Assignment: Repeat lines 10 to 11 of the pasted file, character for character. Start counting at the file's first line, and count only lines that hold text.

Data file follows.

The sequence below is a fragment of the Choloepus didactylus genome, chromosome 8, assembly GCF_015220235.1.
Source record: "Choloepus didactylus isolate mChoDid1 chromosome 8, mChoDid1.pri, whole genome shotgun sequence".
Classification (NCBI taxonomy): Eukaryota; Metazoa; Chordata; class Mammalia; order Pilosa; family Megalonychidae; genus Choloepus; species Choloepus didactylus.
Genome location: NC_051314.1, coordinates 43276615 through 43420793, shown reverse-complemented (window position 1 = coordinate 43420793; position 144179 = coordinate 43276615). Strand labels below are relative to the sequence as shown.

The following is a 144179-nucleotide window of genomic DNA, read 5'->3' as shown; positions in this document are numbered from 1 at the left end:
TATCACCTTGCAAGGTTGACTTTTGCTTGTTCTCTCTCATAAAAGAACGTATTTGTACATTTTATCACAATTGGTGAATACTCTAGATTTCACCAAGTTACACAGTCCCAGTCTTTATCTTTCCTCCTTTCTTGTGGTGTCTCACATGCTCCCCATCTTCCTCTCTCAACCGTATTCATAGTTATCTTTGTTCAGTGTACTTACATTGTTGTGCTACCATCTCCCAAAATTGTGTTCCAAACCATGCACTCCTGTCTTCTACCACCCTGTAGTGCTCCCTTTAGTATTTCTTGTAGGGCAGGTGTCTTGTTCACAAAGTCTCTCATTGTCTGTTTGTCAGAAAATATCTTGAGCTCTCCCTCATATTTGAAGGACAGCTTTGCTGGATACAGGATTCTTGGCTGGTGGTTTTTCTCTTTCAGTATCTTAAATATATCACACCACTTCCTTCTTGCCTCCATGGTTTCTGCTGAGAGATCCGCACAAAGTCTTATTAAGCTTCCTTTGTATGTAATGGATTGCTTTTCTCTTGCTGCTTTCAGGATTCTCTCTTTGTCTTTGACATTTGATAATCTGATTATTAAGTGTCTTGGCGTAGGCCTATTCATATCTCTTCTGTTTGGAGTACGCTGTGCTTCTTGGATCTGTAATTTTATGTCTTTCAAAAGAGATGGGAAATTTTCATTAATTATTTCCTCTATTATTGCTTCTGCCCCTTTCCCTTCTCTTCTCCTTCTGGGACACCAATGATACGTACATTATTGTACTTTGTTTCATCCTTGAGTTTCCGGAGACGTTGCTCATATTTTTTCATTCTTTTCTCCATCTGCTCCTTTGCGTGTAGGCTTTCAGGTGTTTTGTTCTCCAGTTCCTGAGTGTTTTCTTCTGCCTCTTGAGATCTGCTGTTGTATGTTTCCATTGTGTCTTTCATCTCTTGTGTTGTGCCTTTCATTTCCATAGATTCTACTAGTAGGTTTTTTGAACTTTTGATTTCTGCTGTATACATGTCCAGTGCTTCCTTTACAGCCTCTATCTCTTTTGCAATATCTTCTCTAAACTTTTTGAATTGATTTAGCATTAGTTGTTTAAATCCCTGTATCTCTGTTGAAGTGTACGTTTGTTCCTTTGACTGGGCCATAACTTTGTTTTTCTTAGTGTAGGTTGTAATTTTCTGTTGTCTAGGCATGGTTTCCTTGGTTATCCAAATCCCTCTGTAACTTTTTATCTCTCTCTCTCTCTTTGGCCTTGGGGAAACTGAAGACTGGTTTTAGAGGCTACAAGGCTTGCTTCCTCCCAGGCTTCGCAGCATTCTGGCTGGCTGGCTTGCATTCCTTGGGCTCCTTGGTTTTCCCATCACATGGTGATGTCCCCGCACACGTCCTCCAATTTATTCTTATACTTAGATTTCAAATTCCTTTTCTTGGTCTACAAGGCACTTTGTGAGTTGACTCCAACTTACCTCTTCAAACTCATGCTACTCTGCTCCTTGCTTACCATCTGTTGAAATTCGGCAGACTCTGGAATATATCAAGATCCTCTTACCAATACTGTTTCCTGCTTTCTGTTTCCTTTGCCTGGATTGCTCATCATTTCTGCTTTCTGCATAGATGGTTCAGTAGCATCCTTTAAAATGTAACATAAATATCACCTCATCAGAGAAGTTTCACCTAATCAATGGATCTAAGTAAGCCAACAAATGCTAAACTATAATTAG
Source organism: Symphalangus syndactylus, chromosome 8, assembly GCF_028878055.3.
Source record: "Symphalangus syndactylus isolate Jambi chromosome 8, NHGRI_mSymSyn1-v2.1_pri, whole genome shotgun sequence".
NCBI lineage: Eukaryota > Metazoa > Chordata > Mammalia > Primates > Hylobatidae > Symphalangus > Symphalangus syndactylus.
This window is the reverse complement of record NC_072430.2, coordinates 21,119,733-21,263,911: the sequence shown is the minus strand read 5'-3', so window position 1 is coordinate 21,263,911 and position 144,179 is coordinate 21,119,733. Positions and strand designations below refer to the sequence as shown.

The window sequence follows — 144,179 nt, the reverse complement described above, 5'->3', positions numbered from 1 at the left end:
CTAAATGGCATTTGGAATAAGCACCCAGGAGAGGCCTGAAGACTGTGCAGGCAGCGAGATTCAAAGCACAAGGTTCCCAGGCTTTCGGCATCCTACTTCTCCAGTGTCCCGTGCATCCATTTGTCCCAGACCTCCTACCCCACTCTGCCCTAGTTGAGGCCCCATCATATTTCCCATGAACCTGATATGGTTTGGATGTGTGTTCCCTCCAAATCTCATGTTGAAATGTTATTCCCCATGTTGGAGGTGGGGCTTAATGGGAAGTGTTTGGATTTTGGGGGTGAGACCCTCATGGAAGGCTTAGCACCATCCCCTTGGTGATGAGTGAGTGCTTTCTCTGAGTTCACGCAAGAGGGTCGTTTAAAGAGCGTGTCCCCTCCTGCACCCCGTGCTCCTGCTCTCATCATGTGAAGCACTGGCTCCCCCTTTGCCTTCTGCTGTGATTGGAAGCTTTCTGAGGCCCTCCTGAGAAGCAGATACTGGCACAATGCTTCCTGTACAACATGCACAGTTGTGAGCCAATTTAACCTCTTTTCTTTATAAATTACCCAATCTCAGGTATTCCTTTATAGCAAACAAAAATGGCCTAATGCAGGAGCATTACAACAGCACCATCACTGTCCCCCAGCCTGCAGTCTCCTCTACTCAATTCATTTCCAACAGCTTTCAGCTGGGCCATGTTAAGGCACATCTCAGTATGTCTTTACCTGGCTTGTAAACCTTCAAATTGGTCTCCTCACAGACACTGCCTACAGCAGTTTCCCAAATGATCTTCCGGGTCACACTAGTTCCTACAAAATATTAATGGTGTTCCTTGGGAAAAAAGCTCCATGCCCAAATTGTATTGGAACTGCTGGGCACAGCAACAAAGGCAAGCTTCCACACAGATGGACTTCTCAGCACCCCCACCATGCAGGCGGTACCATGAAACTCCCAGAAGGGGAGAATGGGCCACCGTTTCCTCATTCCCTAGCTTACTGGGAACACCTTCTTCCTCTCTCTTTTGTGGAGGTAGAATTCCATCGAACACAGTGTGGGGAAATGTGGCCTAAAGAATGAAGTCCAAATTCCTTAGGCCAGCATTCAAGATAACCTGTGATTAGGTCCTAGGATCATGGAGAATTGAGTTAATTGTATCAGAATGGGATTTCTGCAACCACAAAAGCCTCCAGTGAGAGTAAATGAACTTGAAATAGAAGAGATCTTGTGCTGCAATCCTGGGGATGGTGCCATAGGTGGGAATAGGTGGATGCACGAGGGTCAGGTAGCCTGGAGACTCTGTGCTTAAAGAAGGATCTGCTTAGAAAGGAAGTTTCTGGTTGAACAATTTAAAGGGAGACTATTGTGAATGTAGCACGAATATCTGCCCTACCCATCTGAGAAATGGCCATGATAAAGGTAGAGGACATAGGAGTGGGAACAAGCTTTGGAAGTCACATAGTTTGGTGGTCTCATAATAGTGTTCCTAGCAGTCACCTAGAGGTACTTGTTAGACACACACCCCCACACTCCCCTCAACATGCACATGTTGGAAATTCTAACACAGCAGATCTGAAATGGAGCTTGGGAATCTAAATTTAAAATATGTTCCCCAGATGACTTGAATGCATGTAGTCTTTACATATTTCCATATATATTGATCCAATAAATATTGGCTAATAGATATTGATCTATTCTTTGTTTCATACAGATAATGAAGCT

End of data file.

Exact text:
This window is the reverse complement of record NC_072430.2, coordinates 21,119,733-21,263,911: the sequence shown is the minus strand read 5'-3', so window position 1 is coordinate 21,263,911 and position 144,179 is coordinate 21,119,733. Positions and strand designations below refer to the sequence as shown.

The window sequence follows — 144,179 nt, the reverse complement described above, 5'->3', positions numbered from 1 at the left end: